How to use Web Service in the Angular 2 Application?

How to use Web Service in the Angular Application?

Getting Web Service Data in the repository.ts File in the ClientApp/app/models Folder

import { Product } from "./product.model";

import { Injectable } from "@angular/core";

import { Http } from "@angular/http";

@Injectable()

export class Repository {

constructor(private http: Http) {

this.getProduct(1);

}

getProduct(id: number) {

this.http.get("/api/products/" + id)

.subscribe(response => this.product = response.json());

}

product: Product;

}

Understanding the Http Class

Support for making HTTP requests in Angular applications is provided by the Http class, which is defined in the @angular/http module. The new constructor for the Repository class declares a dependency on the

Http class like this:

...

constructor(private http: Http) {}

...

Angular will provide an Http object as the constructor argument when a new Repository object is created, which will be assigned to a private instance variable called http. The Http class provides methods for making HTTP requests, including the get method, which sends an HTTP GET request and which the

getProduct method uses, like this:

...

getProduct(id: number) {

this.http.get("/api/products/" + id)

.subscribe(response => this.product = response.json());

}

...

The get method accepts a URL as its argument. The URL specified in the listing is a relative URL, which will be requested from the same location that the application was loaded from. This means the request will be sent to http://localhost:5000/api/products/1, which is the same URL used to test the web service.

What is Observables?

The result of the Http.get method is an Observable<Response> object, which is an example of an observable. Observables are part of a library called Reactive Extensions, produced by Microsoft, which is used by Angular to connect different parts of the application. For the most part, you don’t work directly with observables in an Angular application because they are used behind the scenes, but one exception is when you need to introduce data into the application, such as from a web service.

An observable represents an item of work that will be performed asynchronously and produce a result at some point in the future, loosely equivalent to a .NET Task. The Observable<Response> result returned by the Http.get method, for example, represents an asynchronous activity that will produce a Response object when it is complete. The Response class is defined in the @angular/http module and is used by Angular to represent a response from an HTTP server.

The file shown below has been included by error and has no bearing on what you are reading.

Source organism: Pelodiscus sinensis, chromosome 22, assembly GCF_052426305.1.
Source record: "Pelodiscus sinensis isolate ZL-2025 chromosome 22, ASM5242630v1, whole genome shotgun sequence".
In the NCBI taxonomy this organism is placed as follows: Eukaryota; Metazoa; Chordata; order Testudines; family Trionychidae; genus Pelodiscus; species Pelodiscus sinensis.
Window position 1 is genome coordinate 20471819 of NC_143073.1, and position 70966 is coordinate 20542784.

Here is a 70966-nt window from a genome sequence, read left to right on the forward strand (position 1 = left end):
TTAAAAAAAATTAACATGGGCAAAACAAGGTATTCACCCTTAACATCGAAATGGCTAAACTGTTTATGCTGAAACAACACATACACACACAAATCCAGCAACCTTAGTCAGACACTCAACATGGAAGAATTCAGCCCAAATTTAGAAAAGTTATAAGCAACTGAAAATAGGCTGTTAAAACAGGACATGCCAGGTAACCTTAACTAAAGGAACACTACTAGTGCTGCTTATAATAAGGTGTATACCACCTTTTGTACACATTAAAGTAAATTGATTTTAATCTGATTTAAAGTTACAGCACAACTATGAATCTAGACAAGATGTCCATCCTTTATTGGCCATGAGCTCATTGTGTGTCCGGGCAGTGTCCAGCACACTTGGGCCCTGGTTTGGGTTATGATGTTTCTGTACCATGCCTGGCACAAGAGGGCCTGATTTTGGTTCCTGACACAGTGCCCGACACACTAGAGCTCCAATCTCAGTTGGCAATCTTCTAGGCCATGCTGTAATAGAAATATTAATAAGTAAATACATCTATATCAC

The subscribe method is used to invoke a function when the work represented by the Observable has completed. The function receives the Observable result, which is a Response object in this case, and I use the Response.json method to parse the JSON data sent by the web service and assign it to the product property, like this:

...

getProduct(id: number) {

this.http.get("/api/products/" + id)

.subscribe(response => this.product = response.json());

}

...

The overall effect is that when a new instance of the Repository class is created, the constructor calls the getProduct method, which sends an HTTP request to the web service and uses the JSON data received in response to set the product property, which can be accessed by the rest of the application.

What is @Injectable Decorator?

You must apply the @Injectable decorator if you are defining a class that will be instantiated using the Angular dependency injection feature and that class’s constructor has its own dependencies. There is a dependency on an Http object, the @Injector decorator must be applied.

...

@Injectable()

export class Repository {

...

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